“Things are compounded as these are shrouded in layers of anonymity and proxies, which renders any enforcement and protection more difficult. Furthermore, such sites would be typically hosted outside of Malta which also renders immediate redress more problematic.”
So what can websites do about spoofs?
Journalist Matthew Caruana Galizia told Times of Malta that in terms of enforcement, there was not much that could be done as in many jurisdictions spoofing a website is not necessarily a criminal offence.
“What the police can do is limited. In this case the spoofed websites were hosted in the United States, so the police would have to send a request to that jurisdiction, which is not the most efficient way to deal with the problem,” he said.
Such attempts were rarely taken seriously by foreign authorities and requests for information were often ignored, he added.
He said the most efficient means for the targeted websites to deal with the problem was by issuing a Digital Millennium Copyright Act (DMCA) takedown notice if their intellectual property, copyrighted material or trademarked brands were being hosted illicitly on a spoofed site.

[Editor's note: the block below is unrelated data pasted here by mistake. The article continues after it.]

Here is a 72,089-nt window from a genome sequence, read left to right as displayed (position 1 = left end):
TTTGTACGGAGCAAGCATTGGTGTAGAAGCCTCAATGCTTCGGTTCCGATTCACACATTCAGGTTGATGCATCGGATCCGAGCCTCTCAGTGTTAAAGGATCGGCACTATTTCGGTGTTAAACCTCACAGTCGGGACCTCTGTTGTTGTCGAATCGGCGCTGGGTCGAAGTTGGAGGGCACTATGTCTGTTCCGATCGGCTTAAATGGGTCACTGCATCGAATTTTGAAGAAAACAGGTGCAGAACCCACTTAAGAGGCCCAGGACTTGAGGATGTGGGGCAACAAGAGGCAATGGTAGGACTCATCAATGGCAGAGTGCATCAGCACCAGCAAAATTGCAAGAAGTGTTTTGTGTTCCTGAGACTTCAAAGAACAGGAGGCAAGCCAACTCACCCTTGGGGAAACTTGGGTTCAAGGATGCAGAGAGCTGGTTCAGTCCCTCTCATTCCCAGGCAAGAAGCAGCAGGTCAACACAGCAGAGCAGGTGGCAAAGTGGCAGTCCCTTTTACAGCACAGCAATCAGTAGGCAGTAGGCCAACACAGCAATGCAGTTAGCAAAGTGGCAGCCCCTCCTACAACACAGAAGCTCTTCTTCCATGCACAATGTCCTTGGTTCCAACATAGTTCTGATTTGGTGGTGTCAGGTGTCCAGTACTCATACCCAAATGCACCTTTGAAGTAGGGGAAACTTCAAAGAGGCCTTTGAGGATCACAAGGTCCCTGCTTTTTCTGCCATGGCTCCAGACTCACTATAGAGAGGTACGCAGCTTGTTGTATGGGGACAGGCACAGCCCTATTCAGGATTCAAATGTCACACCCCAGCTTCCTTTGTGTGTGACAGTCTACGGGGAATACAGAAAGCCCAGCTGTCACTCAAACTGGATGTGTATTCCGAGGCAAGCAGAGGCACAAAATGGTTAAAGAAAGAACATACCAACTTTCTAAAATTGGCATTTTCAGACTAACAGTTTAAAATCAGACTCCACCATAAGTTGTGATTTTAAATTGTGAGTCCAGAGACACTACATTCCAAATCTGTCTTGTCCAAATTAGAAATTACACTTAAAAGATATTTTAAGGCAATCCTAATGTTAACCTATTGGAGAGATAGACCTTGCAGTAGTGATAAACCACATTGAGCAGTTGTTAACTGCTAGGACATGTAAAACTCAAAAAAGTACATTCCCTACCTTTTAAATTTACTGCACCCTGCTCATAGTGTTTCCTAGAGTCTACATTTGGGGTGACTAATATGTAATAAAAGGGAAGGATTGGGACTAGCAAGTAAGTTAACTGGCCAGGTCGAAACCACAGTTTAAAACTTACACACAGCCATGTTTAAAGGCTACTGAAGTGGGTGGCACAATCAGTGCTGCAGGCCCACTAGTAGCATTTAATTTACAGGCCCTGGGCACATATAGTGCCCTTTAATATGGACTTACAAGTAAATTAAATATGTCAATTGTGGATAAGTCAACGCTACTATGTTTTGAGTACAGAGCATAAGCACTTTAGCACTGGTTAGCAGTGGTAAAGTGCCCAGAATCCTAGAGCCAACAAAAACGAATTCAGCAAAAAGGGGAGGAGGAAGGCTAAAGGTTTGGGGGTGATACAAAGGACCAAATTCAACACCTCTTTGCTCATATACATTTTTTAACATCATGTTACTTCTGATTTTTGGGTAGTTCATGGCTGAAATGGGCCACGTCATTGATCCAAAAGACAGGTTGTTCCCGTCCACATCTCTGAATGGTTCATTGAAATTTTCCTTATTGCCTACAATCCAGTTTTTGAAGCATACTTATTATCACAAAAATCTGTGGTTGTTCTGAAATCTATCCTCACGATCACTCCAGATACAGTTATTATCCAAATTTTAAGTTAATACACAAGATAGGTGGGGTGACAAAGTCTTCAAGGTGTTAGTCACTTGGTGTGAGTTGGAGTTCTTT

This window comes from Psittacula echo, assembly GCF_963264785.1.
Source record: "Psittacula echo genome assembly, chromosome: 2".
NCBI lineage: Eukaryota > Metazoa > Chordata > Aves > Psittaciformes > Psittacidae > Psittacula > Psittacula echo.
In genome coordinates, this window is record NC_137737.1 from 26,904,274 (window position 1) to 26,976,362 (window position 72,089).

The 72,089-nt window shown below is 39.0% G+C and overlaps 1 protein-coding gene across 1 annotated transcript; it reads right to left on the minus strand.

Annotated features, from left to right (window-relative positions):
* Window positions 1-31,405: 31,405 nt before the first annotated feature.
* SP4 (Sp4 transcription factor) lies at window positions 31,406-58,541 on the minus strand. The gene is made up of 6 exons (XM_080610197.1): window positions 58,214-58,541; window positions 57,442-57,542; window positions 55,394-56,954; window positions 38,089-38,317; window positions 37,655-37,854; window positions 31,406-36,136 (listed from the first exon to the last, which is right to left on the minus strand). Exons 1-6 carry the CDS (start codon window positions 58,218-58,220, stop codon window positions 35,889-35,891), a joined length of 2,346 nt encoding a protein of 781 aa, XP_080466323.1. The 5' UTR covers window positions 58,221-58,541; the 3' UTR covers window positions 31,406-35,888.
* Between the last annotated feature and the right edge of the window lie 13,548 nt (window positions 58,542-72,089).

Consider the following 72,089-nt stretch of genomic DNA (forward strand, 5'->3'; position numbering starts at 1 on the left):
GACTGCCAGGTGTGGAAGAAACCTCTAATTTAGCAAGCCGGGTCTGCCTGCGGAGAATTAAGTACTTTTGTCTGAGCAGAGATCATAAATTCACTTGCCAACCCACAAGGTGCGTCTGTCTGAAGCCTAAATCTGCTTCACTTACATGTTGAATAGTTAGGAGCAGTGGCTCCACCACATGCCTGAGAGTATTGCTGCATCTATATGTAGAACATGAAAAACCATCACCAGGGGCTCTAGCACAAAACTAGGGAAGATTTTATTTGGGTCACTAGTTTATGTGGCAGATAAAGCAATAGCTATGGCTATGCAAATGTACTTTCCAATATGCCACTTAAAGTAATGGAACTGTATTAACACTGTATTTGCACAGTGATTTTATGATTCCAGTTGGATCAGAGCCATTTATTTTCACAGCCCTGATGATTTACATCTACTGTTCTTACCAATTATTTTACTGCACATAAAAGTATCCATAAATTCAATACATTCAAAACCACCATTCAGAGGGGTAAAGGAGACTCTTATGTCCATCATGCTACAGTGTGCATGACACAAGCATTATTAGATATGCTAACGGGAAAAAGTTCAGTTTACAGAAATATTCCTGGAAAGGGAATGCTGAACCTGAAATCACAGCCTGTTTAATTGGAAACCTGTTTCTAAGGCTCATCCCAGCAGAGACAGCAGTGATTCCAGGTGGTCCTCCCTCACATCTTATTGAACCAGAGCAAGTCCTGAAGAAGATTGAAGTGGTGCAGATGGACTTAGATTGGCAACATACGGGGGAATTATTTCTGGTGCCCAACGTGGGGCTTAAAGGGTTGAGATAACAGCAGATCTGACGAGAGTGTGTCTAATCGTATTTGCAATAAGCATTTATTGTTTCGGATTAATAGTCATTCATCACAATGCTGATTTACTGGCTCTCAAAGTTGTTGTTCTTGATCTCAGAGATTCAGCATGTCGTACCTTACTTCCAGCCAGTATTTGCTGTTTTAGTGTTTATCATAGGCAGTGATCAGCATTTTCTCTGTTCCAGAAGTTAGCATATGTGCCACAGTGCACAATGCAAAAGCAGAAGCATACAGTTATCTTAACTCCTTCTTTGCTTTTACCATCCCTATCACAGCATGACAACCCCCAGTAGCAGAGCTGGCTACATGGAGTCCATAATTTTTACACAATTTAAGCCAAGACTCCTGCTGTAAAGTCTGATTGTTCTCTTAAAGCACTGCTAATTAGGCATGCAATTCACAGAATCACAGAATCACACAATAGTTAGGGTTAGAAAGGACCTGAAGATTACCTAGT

“Issuing a DMCA is a common practice and thousands of these requests are filed every day. A lot of the time the process is even automated,” he continued.
“If a brand you own is being copied without permission and the hosted material is violating your copyright, big website hosting companies tend to take these notices seriously.”
Delia said his lawyer sent a request to the US host company, Namecheap Inc, for the spoofed content posing as his blog to be removed. While the company did not respond to the request, the next day, all the spoofed websites in question were no longer accessible.
The challenge of making laws against fake news
The explosion of fake news on social media needs to be regulated with a measured and steady hand, Ghio said.
“The regulation of false information and fake news, especially in an online world, is a very delicate matter. Regulation is very difficult to design and is dangerous,” he said.
“While it would be simple to introduce legal provisions criminalising fake news, it would all be a matter of who is enforcing those laws. Imagine if we had such laws under an authoritarian or anti-democratic government where even real news would be taken down through the force of law because the ‘authorities’ would consider them so. Pure Orwellian territory.
“Such regulation cuts both ways. Freedom of information law is a complex balancing act between our fundamental right to share and impart information and other rights such as privacy and intellectual property rights.”
Ghio said that protecting a brand and domain through trademark registration would improve one’s legal position when filing complaints, however further education is required to combat the issue.
“Education is the most important tool to fight fake news. Do not believe everything you read online and make sure that you always get your news from the proper sources and not from what appears on your Facebook feed.”